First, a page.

Combining alcohol with prescription pain medication such as oxycodone is dangerous. When combined, the drugs can result in decreased heart rate and blood pressure, slowed or stopped breathing, and potentially death.
Alcohol use can lead to impaired judgment, which could lead to forgetting your last dosage of medication and possibly overdosing on Percocet.
Individuals who use oxycodone and alcohol can build a tolerance for the substances in the body, which may lead to physical dependence and/or addiction. Those with a family or personal history of addiction are more likely to develop a dependence on painkillers.
If you or your loved one are battling alcohol and/or opioid addiction, contact the Substance Abuse and Mental Health Services Administration (SAMHSA) National Helpline at 1-800-662-4357 for information on support and treatment facilities in your area.
For more mental health resources, see our National Helpline Database.
Percocet is a combination of oxycodone—a Schedule II prescription opioid painkiller—and acetaminophen—an over-the-counter pain killer (Tylenol is the brand name for acetaminophen). Schedule II drugs like Percocet have a high potential for abuse and may lead to psychological or physical dependence.
Percocet is most often prescribed to treat moderate to severe pain after an injury, surgery or illness, and lasts up to three to five hours. When prescribed, it is intended for short-term use and is not intended to treat chronic (long-term) pain.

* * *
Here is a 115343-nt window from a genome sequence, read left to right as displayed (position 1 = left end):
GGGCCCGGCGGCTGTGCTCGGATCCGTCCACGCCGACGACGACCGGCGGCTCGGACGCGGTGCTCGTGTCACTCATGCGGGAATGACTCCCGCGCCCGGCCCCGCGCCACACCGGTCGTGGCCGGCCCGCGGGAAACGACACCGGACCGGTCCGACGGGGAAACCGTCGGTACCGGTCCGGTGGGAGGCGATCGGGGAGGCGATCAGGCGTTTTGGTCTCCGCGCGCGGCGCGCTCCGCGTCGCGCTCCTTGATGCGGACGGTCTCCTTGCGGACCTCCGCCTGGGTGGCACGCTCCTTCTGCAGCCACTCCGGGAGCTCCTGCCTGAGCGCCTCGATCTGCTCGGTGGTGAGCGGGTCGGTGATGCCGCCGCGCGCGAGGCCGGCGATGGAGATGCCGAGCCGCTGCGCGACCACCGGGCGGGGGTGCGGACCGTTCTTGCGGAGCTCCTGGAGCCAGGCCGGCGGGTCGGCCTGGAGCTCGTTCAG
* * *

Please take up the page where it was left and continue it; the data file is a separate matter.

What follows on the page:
Oxycodone is a semi-synthetic opioid drug manufactured from a substance found in the opium poppy. Most often prescribed to treat moderate to severe pain, oxycodone attaches to and activates specific opioid receptors on nerve cells in the brain. It leads to pleasurable feelings in the body, such as euphoria and pain relief.
Like other opioids, oxycodone is highly addictive, and misuse can lead to overdose causing injury or death. Some other names for oxycodone include oxy, percs, and hillbilly heroin.
Acetaminophen is available as a non-prescription medication (such as Tylenol). It is commonly used to treat muscle aches, headaches, reduce fever, arthritis, backaches, and sore throat. Acetaminophen is combined with opiates (such as oxycodone, hydrocodone, or codeine) in prescription medications to treat moderate to severe pain.
The dosage of acetaminophen per unit (such as tablet) was limited to 325 milligrams in 2011 to make it safer for consumers. A black box warning was added to all prescription medication containing acetaminophen noting the risk of liver injury or death.